Ntonga Music School

Gugulethu, South Africa

In the spring of 2009, the Playing For Change Foundation opened its first music school in Gugulethu, South Africa, a township ten miles (16 km) outside of Cape Town. Like many of the townships formed during the government-imposed Apartheid that lasted from 1948 to 1994, Gugulethu is a community in need of assistance and inspiration. South Africans are still striving to repair the damage and injustice created during Apartheid, and the Ntonga Music School is setting a strong example of how the country can come together to create a brighter future for its people. Today the people of Gugulethu are full of life and spirit, but have many obstacles to overcome. With drugs, crime, poverty, and disease prevalent in the township, the Ntonga Music School offers hope and possibility for the community and its youth.

In addition to building the school, the Playing For Change Foundation provides teacher salaries, musical instruments,  and other necessities this center of compassion and creativity requires. The school is lead by a dedicated staff of music instructors and trained personnel who understand the unique challenges their students face. The school also serves as a community center where guest musicians from Cape Town and beyond come to perform for the students and community.

The Ntonga School is striving to empower the people of Gugulethu by creating positive opportunities for their community, as well as foster a greater connection to the rest of the world through the sharing of their music. The school is working to connect South Africans beyond the boundaries of Gugulethu; it is a source of pride and inspiration not only for the township, but also for the country.

Click here to view photos of Ntonga Music School on Flickr

  • Welcome to Gugulethu's Ntonga Music School!

  • The Music students and teachers at Ntonga perform a song dedicated to the South African heroes...

  • A Better World by student Yonelisa Wambi, featuring Mohammed Alidu on the talking drum.

  • A song recorded in Pokie's backyard on the first day met him.

     

OTHER WAYS TO GIVE

$15

Djembe repair

Allows local craftsmen to replace the head of a djembe (hand drum)

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$150

Teacher salary

Provides one month’s teacher salary

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NEWS

Jun 11, 2014

Progress and Joy at the Ntonga Music School

by Thea Karki

Earlier this year, the program team at the Playing For Change Foundation worked on a strategy with the leadership team at the Ntonga Music School that could grow the school in a manageable way, increase community outreach and participation, and improve the overall structure of the music school.

Since February we have seen encouraging progress; we now have a strong administrator in place, and three new committee member candidates from Gugulethu. There are 40 to 50 consistent students showing up for classes on a regular basis, and up to 100 students that are participating in the program altogether.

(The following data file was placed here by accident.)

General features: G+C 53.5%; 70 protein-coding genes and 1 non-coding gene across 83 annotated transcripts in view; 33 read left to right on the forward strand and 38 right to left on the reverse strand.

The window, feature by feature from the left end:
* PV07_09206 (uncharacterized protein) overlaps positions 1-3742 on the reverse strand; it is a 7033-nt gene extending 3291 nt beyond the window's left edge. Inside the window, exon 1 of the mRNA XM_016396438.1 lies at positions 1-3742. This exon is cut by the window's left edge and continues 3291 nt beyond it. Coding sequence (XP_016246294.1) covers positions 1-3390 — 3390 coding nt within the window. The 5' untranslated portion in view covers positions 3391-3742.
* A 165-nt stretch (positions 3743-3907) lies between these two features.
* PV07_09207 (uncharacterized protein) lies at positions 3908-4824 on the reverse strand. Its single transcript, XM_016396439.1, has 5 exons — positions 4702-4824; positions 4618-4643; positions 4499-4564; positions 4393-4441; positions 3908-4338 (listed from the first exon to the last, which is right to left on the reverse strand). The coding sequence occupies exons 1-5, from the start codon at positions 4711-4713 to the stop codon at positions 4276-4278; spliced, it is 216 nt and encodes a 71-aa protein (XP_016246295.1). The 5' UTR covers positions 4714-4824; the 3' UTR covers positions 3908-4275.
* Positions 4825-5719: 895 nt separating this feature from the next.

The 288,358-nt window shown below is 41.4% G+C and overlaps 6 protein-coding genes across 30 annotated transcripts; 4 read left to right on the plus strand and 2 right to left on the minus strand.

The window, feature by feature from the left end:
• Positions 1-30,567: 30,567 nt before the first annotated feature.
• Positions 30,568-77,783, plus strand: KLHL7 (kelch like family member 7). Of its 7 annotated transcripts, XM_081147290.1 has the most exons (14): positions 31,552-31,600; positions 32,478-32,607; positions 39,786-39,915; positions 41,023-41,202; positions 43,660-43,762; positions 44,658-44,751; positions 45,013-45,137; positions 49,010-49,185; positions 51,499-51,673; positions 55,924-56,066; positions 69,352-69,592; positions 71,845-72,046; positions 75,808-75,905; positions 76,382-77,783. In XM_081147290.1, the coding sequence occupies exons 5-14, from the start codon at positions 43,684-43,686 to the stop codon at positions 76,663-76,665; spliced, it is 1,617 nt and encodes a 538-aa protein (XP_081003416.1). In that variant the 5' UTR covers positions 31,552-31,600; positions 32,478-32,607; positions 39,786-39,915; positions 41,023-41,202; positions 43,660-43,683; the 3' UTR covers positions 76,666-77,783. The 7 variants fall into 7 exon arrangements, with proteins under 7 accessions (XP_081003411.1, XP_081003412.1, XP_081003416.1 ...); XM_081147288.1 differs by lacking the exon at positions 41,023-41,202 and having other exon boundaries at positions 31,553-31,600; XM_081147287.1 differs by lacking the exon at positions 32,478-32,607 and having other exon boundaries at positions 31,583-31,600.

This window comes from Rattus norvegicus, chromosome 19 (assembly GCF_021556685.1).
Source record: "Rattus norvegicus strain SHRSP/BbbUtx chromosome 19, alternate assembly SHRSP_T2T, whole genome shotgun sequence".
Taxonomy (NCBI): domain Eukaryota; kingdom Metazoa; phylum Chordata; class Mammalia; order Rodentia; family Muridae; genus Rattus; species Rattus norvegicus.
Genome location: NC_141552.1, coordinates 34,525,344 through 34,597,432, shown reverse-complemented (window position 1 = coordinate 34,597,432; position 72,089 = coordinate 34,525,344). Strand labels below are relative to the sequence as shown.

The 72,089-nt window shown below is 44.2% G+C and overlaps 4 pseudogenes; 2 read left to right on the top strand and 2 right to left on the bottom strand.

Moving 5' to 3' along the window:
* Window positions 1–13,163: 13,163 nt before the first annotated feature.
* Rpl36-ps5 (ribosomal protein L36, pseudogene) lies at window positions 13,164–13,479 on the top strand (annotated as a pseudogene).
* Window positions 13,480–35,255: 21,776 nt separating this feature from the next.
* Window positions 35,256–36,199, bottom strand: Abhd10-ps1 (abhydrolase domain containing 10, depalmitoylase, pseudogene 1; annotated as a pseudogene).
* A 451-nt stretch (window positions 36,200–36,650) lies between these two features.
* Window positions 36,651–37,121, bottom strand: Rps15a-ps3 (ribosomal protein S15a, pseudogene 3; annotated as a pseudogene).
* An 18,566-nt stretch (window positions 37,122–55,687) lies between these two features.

LIFE IN THE COMMUNITY

Most residents of Guguletu work as laborers either in the Township itself or in nearby Cape Town. The youth of Guguletu wake around 7 AM, eating cereal and bread to fill their stomach. Most of them have between 3 and 5 siblings and attend local school-- some walk, others take a mini-bus. School ends by 3PM, at which point many students go straight to Ntonga to pursue their passion: music.

  • Music Education at the school

    The Music school is open from Monday to Saturday. Classes are given in bass, guitar, flute, drums, piano, vocals and musical theory. A very special attention is given to the study of the jazz standards during the ensemble classes, where our...

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  • Piano

    The piano is a big part of our curriculum at the Ntonga Music school. We have two upright pianos and 2 keyboards at the school and those classes are being leaded three times per week by teacher Nelson Yeye Mongezi. 

     

     

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  • Saxophone

    Tenor and alto saxophone classes are being held twice a week at the school by teacher John Ntshibilikwana 

     

     

     

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  • Pokie Klaas

    Pokie took up the double bass in his twenties after suffering a knee injury in soccer. Since then Pokie has played in several bands throughout Cape Town, and today he is proud to share his musical skills on the double bass and electric bass with eager students of his community.

  • Nelson Mongezi

    Nelson Mongezi is a pianist, arranger and composer raised in the township of Langa. He is a versatile musician and got into music at a young age with his father, who was a musician too. Nelson 'Smous' is today a key element of our staff at Ntonga, bringing his musical knowledge and personal energy to our students.

  • Elijah Gxenya

    Elijah Genija has played guitar for decades. He spent his early years as a self-taught musician, not beginning formal guitar training until his mid thirties. He went on to study music at the University of Cape Town and currently performs with a number of ensembles in the city.

  • John Ntshibilikwana 

    John is from Gugs and has been a respected musician in the area over the past 40 years, who has played in bands such as the Marymax Orchestra or the Jazzotheque. He teaches saxophone and musical theory with relevant patience, creativity, and wisdom. His experience and educational skills are a true blessing for the music school.

  • Gus Warden

    Gus was born and raised in Cape Town. He has spent the last decade playing and teaching music, experiencing the work in the townships of his hometown. Gus plays piano, bass, drums and also sings: he has been playing, composing and arranging for an extended number of bands and projects in South Africa and abroad.